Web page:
I was one of the young “leaders” who graduated high school and went away to college for four years. Now I’m back, in a weird in-between season, neither a “kid” nor a parent, and the structure of the community I grew up in is no longer based around the arts, although many people within it have creative passions and skills. Part of me misses what was before. But I know that it’s futile to look backwards like that. I’m not sure what to do in the meantime… I don’t know how long I’ll be in this place with these people. And I’ve totally had the thought, “if only I lived closer to Nashville.” This article has made me consider that I have a responsibility to foster community and the arts where I am now, rather than wishing I was somewhere else. But it’s hard to invest in a place when you don’t know if you’ll be there for very much longer. (Early 20s are a time of lots of unknowns and change.) I share this, I guess, to give an example of what one “arts community” grew into. And to show how small beginnings can turn into something lasting and significant. But also because, on the other side of it, I’m finding myself searching for an Inner Ring again.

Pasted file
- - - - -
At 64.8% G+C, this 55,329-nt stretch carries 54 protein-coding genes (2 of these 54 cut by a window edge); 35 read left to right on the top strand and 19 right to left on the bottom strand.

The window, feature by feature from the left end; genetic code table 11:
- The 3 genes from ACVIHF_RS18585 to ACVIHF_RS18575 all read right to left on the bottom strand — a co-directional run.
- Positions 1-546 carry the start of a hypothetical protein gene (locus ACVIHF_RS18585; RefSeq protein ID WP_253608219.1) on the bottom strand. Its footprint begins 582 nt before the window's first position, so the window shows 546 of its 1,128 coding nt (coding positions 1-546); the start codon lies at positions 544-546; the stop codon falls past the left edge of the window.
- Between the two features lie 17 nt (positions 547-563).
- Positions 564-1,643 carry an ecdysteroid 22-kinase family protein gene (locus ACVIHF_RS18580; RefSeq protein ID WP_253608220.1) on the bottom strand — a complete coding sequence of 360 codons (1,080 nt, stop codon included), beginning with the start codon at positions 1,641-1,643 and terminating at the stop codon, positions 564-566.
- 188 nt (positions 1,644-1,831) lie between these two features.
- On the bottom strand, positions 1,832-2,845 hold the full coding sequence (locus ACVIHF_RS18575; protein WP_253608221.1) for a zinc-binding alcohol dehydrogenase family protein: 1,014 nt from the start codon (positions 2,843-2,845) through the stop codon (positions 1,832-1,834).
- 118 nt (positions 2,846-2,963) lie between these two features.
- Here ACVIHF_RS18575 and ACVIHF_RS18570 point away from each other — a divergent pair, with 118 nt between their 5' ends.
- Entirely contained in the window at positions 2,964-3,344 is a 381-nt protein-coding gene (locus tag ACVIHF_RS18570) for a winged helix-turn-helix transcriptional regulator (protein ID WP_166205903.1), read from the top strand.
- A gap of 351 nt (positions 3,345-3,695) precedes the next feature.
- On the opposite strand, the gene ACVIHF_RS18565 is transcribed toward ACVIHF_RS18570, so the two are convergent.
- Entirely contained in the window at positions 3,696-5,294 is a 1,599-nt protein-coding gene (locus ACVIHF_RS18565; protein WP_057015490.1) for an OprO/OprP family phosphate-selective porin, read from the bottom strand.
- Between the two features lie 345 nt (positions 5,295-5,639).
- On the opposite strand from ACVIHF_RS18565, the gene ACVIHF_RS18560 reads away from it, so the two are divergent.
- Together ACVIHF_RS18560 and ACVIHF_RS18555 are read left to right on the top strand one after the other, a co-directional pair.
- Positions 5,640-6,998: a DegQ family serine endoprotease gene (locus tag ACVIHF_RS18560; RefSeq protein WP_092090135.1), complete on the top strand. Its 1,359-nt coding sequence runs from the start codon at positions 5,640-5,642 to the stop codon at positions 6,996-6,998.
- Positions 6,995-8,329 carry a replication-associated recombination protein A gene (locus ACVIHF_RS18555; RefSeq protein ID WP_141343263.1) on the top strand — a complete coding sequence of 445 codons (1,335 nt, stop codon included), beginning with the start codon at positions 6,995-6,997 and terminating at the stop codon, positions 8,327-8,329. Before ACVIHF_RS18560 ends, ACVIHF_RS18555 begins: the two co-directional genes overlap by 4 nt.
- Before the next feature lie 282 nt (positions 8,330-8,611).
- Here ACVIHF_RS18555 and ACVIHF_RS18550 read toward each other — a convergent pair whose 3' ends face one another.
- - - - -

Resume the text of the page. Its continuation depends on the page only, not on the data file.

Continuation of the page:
• It took me several years of Hutchmoots to learn this. From “if we only lived closer” to feeling like I had to be involved in everything for fear of missing out (and missing the beauty of the moment in front of me), to pining for the Nashville mountaintop at the expense of my local church family, I had a lot of things to get straight.
      What a poignant reminder to return to what matters. Thanks for writing it all down.

  • Jared M and Profile picture of Shigé ClarkShigé Clark are now friends 7 months ago

  • The Christmas season is filled with imagery of Jesus as a helpless infant, and with good reason. There is not enough wonder, surprise, and praise to match the occurrence of God incarnate deigning to appear in the […]